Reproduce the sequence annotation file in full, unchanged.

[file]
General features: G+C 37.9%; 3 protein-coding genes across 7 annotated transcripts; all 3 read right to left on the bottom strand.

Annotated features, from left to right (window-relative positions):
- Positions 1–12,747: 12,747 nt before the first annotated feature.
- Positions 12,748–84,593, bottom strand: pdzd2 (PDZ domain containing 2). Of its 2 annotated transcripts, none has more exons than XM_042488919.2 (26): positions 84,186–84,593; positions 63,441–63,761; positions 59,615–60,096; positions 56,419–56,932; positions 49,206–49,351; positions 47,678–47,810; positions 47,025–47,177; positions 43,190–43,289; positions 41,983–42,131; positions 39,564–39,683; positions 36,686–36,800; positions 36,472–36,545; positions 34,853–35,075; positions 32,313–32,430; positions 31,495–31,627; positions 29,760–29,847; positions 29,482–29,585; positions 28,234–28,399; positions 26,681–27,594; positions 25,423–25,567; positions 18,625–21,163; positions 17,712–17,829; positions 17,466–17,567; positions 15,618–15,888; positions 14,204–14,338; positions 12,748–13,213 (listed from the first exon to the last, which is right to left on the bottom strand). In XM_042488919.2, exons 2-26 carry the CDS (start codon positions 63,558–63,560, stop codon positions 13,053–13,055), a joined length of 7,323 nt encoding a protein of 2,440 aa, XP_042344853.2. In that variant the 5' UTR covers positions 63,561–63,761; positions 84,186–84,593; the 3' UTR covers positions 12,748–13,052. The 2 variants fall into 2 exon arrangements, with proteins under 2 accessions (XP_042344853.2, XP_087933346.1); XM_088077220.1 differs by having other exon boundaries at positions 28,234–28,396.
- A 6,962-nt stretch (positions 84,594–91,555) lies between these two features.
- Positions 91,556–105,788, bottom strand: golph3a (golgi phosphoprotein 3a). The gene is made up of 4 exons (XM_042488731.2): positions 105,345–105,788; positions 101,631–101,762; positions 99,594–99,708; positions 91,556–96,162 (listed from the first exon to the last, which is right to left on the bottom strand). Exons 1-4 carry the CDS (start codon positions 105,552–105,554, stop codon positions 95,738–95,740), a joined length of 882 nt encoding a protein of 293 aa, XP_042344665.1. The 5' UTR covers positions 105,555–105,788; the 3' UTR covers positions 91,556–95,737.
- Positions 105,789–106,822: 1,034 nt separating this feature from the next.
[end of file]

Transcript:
General features: G+C 37.9%; 3 protein-coding genes across 7 annotated transcripts; all 3 read right to left on the bottom strand.

Annotated features, from left to right (window-relative positions):
- Positions 1–12,747: 12,747 nt before the first annotated feature.
- Positions 12,748–84,593, bottom strand: pdzd2 (PDZ domain containing 2). Of its 2 annotated transcripts, none has more exons than XM_042488919.2 (26): positions 84,186–84,593; positions 63,441–63,761; positions 59,615–60,096; positions 56,419–56,932; positions 49,206–49,351; positions 47,678–47,810; positions 47,025–47,177; positions 43,190–43,289; positions 41,983–42,131; positions 39,564–39,683; positions 36,686–36,800; positions 36,472–36,545; positions 34,853–35,075; positions 32,313–32,430; positions 31,495–31,627; positions 29,760–29,847; positions 29,482–29,585; positions 28,234–28,399; positions 26,681–27,594; positions 25,423–25,567; positions 18,625–21,163; positions 17,712–17,829; positions 17,466–17,567; positions 15,618–15,888; positions 14,204–14,338; positions 12,748–13,213 (listed from the first exon to the last, which is right to left on the bottom strand). In XM_042488919.2, exons 2-26 carry the CDS (start codon positions 63,558–63,560, stop codon positions 13,053–13,055), a joined length of 7,323 nt encoding a protein of 2,440 aa, XP_042344853.2. In that variant the 5' UTR covers positions 63,561–63,761; positions 84,186–84,593; the 3' UTR covers positions 12,748–13,052. The 2 variants fall into 2 exon arrangements, with proteins under 2 accessions (XP_042344853.2, XP_087933346.1); XM_088077220.1 differs by having other exon boundaries at positions 28,234–28,396.
- A 6,962-nt stretch (positions 84,594–91,555) lies between these two features.
- Positions 91,556–105,788, bottom strand: golph3a (golgi phosphoprotein 3a). The gene is made up of 4 exons (XM_042488731.2): positions 105,345–105,788; positions 101,631–101,762; positions 99,594–99,708; positions 91,556–96,162 (listed from the first exon to the last, which is right to left on the bottom strand). Exons 1-4 carry the CDS (start codon positions 105,552–105,554, stop codon positions 95,738–95,740), a joined length of 882 nt encoding a protein of 293 aa, XP_042344665.1. The 5' UTR covers positions 105,555–105,788; the 3' UTR covers positions 91,556–95,737.
- Positions 105,789–106,822: 1,034 nt separating this feature from the next.